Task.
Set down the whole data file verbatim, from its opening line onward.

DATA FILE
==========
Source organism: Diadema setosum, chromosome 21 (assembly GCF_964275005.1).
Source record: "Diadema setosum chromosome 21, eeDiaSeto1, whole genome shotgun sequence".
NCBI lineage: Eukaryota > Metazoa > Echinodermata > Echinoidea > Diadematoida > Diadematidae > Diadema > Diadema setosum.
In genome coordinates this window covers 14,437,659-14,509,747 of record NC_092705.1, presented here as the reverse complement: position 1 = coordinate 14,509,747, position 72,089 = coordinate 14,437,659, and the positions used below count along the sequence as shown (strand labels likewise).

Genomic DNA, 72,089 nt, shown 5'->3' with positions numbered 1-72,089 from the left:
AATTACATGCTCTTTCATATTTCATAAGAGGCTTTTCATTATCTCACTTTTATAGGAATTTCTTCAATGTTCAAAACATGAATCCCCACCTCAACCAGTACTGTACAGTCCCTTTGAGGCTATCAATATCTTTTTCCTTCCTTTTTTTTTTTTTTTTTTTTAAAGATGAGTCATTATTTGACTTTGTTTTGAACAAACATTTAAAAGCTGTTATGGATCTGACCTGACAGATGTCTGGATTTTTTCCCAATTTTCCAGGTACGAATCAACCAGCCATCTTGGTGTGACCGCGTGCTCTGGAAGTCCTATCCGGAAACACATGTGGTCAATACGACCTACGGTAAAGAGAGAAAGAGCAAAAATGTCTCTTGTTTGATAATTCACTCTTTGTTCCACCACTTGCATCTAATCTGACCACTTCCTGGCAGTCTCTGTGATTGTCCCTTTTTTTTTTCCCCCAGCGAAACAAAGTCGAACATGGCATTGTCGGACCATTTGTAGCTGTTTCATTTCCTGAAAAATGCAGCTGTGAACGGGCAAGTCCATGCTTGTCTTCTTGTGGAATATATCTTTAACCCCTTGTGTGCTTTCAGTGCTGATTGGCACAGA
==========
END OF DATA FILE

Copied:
Source organism: Diadema setosum, chromosome 21 (assembly GCF_964275005.1).
Source record: "Diadema setosum chromosome 21, eeDiaSeto1, whole genome shotgun sequence".
NCBI lineage: Eukaryota > Metazoa > Echinodermata > Echinoidea > Diadematoida > Diadematidae > Diadema > Diadema setosum.
In genome coordinates this window covers 14,437,659-14,509,747 of record NC_092705.1, presented here as the reverse complement: position 1 = coordinate 14,509,747, position 72,089 = coordinate 14,437,659, and the positions used below count along the sequence as shown (strand labels likewise).

Genomic DNA, 72,089 nt, shown 5'->3' with positions numbered 1-72,089 from the left:
AATTACATGCTCTTTCATATTTCATAAGAGGCTTTTCATTATCTCACTTTTATAGGAATTTCTTCAATGTTCAAAACATGAATCCCCACCTCAACCAGTACTGTACAGTCCCTTTGAGGCTATCAATATCTTTTTCCTTCCTTTTTTTTTTTTTTTTTTTTAAAGATGAGTCATTATTTGACTTTGTTTTGAACAAACATTTAAAAGCTGTTATGGATCTGACCTGACAGATGTCTGGATTTTTTCCCAATTTTCCAGGTACGAATCAACCAGCCATCTTGGTGTGACCGCGTGCTCTGGAAGTCCTATCCGGAAACACATGTGGTCAATACGACCTACGGTAAAGAGAGAAAGAGCAAAAATGTCTCTTGTTTGATAATTCACTCTTTGTTCCACCACTTGCATCTAATCTGACCACTTCCTGGCAGTCTCTGTGATTGTCCCTTTTTTTTTTCCCCCAGCGAAACAAAGTCGAACATGGCATTGTCGGACCATTTGTAGCTGTTTCATTTCCTGAAAAATGCAGCTGTGAACGGGCAAGTCCATGCTTGTCTTCTTGTGGAATATATCTTTAACCCCTTGTGTGCTTTCAGTGCTGATTGGCACAGA